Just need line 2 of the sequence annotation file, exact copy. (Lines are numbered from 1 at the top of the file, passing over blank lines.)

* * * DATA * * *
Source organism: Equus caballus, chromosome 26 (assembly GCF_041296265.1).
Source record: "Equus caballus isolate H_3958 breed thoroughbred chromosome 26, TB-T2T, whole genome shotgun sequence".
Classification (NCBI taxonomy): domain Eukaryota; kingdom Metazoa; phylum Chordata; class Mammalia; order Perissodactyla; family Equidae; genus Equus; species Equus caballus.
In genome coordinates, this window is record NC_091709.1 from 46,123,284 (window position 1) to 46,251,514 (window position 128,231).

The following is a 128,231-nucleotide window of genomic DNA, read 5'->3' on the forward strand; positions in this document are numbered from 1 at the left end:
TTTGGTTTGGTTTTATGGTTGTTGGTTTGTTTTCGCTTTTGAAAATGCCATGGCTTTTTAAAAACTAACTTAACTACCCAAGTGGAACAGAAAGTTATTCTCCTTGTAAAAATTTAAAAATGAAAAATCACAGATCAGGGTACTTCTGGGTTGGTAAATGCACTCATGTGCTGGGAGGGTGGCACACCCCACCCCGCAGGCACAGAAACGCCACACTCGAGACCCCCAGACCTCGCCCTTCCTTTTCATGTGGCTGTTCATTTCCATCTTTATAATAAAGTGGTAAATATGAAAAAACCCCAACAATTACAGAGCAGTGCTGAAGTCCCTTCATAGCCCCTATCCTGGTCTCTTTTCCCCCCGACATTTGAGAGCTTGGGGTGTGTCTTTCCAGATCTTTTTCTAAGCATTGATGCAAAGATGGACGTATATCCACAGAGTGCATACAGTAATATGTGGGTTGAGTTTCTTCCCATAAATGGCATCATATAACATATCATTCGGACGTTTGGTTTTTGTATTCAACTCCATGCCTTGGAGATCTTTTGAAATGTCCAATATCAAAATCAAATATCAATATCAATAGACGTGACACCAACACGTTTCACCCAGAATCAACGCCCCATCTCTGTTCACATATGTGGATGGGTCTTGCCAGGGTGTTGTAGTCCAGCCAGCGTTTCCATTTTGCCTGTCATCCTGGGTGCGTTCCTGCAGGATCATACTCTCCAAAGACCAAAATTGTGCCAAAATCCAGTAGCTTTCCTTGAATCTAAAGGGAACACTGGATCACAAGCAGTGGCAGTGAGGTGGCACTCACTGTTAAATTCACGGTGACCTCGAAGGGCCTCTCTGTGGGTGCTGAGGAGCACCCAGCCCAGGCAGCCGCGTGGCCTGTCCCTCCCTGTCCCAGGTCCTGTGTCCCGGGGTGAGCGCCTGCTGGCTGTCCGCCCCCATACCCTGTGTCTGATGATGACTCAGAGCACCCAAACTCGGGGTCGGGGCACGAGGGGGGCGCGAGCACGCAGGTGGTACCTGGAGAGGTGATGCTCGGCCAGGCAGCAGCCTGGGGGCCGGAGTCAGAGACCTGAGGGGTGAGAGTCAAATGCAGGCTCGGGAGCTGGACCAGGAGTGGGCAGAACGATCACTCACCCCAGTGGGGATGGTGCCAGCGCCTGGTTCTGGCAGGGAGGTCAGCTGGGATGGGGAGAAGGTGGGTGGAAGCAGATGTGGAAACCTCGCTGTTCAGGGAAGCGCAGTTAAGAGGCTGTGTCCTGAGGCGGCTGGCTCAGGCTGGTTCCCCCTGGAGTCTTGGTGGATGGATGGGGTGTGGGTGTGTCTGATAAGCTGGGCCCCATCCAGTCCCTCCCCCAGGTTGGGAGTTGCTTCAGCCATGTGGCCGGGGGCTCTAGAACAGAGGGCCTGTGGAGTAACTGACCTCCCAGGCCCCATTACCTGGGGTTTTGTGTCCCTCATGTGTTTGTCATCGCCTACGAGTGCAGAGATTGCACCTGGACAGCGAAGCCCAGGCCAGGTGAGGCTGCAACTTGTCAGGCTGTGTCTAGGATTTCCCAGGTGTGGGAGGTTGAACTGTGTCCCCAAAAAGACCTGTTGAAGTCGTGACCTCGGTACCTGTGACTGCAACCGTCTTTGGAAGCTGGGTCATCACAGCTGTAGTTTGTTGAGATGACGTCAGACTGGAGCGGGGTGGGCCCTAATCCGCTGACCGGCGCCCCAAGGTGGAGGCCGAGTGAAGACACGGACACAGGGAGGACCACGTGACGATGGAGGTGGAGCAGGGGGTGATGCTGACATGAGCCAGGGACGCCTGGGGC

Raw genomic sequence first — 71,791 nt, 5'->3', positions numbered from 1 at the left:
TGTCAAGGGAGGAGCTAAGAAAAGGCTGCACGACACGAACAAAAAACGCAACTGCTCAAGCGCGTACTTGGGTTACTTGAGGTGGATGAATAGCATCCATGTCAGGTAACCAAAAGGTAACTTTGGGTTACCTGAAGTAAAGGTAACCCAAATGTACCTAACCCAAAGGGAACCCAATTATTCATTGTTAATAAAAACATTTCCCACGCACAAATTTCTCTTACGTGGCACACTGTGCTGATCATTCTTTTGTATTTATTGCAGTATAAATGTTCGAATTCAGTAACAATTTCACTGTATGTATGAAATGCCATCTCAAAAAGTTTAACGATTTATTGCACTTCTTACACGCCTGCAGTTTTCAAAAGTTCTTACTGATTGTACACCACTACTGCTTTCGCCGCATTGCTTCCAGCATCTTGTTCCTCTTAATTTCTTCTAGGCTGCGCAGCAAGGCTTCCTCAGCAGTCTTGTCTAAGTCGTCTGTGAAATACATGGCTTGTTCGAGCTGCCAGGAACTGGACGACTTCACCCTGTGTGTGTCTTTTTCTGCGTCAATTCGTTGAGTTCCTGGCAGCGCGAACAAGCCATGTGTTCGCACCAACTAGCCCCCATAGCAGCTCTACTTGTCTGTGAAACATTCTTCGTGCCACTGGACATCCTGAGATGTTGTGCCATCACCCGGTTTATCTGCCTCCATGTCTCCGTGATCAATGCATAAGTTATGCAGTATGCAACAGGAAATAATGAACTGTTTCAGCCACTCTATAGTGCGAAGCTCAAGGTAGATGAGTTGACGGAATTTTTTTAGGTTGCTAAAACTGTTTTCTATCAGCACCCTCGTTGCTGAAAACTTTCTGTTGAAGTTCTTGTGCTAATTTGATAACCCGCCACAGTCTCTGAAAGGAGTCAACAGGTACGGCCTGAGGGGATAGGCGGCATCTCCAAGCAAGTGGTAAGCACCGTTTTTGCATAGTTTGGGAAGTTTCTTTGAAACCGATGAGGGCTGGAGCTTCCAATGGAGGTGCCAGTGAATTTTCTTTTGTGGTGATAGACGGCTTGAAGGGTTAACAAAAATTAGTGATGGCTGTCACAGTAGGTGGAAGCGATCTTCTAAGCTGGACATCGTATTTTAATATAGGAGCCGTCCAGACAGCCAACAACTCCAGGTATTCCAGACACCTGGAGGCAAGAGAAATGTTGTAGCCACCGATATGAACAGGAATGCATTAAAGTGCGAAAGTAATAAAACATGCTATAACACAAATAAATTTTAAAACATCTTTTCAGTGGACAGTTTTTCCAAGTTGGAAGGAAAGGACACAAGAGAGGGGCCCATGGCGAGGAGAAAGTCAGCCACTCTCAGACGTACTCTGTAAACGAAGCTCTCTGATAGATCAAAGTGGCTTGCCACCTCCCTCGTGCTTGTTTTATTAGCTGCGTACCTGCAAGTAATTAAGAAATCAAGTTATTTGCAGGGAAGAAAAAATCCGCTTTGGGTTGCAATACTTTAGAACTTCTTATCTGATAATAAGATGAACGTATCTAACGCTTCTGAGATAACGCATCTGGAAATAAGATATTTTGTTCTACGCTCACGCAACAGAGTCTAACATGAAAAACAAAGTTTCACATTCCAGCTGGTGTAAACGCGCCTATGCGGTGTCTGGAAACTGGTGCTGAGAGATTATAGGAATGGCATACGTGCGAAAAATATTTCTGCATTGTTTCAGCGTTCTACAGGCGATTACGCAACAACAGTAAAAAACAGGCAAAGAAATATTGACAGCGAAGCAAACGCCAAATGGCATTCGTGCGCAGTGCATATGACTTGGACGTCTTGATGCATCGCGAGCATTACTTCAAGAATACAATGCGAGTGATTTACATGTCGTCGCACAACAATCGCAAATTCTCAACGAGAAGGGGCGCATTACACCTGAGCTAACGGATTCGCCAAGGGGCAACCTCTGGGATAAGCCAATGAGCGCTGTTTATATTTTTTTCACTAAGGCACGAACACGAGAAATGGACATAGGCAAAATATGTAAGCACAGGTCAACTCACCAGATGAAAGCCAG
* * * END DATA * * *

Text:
Source record: "Equus caballus isolate H_3958 breed thoroughbred chromosome 26, TB-T2T, whole genome shotgun sequence".